Russia Protests: Here's what's behind the latest anti-Kremlin demonstrations

Russia Protests: Here's what's behind the latest anti-Kremlin demonstrations
Source: Getty Images
Source: Getty Images

Tens of thousands of anti-Kremlin activists took part Sunday in massive demonstrations against government corruption across Russia in the largest protest the country has seen in at least five years.

On Thursday, during his first remarks on Sunday's demonstrations, Russian President Vladimir Putin said that he was "against corruption," but drew comparisons to the Arab Spring and the 2014 Ukrainian revolution to warn that the protests could result in "chaos," the New York Times reported.

"We know very well what this led to, to what bloody events it led to in this region," Putin said during a forum on Arctic issues Thursday. "We also know well into what chaos these events sunk our neighbor, Ukraine."

President Donald Trump was silent Sunday as hundreds of people  — including Russian opposition leader Alexei Navalny — were arrested in connection with the protest. But acting State Department spokesperson Mark Toner said that the U.S. government "strongly condemns the detention of hundreds of peaceful protesters throughout Russia on Sunday."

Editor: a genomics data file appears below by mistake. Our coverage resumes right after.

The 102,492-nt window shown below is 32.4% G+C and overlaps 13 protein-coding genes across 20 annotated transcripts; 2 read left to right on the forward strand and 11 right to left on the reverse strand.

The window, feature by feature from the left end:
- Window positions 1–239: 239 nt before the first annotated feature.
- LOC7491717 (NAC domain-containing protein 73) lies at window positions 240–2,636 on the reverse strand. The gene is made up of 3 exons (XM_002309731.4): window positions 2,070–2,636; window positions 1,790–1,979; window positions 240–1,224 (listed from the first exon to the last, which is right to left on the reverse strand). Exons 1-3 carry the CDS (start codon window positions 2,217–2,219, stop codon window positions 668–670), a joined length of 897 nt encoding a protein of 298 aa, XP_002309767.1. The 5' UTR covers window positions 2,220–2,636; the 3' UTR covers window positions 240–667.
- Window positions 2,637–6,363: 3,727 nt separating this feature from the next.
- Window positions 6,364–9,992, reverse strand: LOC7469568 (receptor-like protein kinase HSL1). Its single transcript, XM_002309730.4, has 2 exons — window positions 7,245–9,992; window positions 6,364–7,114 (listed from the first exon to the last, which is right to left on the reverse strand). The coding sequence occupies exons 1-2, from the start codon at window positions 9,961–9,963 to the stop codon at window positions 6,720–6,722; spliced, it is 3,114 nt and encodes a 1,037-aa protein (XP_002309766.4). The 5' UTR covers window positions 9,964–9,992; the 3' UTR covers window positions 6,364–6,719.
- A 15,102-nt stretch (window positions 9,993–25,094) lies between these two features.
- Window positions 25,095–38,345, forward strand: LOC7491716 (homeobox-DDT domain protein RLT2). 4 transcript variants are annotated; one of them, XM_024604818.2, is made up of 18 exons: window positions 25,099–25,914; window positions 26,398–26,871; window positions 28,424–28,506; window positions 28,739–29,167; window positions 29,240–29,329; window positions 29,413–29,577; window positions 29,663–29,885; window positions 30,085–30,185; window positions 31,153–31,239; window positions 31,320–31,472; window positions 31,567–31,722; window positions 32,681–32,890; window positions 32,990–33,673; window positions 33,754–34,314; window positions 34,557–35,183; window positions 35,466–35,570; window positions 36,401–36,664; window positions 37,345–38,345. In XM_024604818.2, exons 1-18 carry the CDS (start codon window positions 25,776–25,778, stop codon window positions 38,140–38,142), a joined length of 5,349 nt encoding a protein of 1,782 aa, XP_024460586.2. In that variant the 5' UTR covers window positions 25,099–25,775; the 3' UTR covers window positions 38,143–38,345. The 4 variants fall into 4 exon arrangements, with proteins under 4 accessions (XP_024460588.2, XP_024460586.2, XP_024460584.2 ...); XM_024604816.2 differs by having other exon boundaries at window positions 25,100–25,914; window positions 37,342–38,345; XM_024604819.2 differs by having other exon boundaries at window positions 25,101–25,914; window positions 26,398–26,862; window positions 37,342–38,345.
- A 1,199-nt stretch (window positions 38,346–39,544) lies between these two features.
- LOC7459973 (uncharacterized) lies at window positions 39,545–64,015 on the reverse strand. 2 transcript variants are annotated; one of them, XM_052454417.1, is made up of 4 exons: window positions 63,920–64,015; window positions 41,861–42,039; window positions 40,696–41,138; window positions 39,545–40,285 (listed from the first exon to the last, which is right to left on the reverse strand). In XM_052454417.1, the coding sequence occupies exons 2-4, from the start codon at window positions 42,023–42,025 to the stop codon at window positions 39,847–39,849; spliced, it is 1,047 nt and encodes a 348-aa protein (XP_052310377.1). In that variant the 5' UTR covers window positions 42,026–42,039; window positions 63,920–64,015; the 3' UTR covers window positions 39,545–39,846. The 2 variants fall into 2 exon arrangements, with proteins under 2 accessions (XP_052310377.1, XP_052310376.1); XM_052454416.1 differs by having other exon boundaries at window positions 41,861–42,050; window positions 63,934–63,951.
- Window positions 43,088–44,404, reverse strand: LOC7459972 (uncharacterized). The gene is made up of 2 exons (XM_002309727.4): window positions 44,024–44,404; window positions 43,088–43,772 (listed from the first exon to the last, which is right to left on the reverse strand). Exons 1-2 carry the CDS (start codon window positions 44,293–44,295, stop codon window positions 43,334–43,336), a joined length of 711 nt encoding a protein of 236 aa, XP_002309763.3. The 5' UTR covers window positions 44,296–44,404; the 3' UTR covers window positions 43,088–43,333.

On Friday, Russian officials blocked social media pages that were organizing more anti-Kremlin protests.

What's behind the Russian protests?

Russian opposition leader Alexei Navalny was arrested in the massive anti-Kremlin protests last week.
Source: Andrew Lubimov/AP

The protests Sunday were part of a campaign called "He is not your Dimon," a reference to Prime Minister Dmitry Medvedev, according to CNN.

Navalny, the opposition leader who organized the protest, accused Medvedev of amassing "huge pieces of land in the most sought-after regions, yachts, apartments in old mansions, agricultural complexes and wineries in Russia and abroad" through "bribes from oligarchs and state bank loans" — accusations a spokesperson for the prime minister has dismissed as "propagandistic outbursts."

Law enforcement carrying a protester in Russia
Source: Alexander Utkin/Getty Images

The protests also come ahead of the country's 2018 election, which will likely result in Putin winning a fourth term, the New York Times reports.

Navalny — who has been convicted on what are widely seen as politically motivated embezzlement charges — said he will challenge Putin. 

Navalny was among those arrested in the protests and is serving a 15-day sentence for resisting police. 

The European Union has called for the release of detained demonstrators. Putin has refused, describing the West's response to the arrests as "politicized."

"We consider such calls on Russia as purely politicized, with the aim of exerting pressure on the country's internal political life," Putin said Thursday.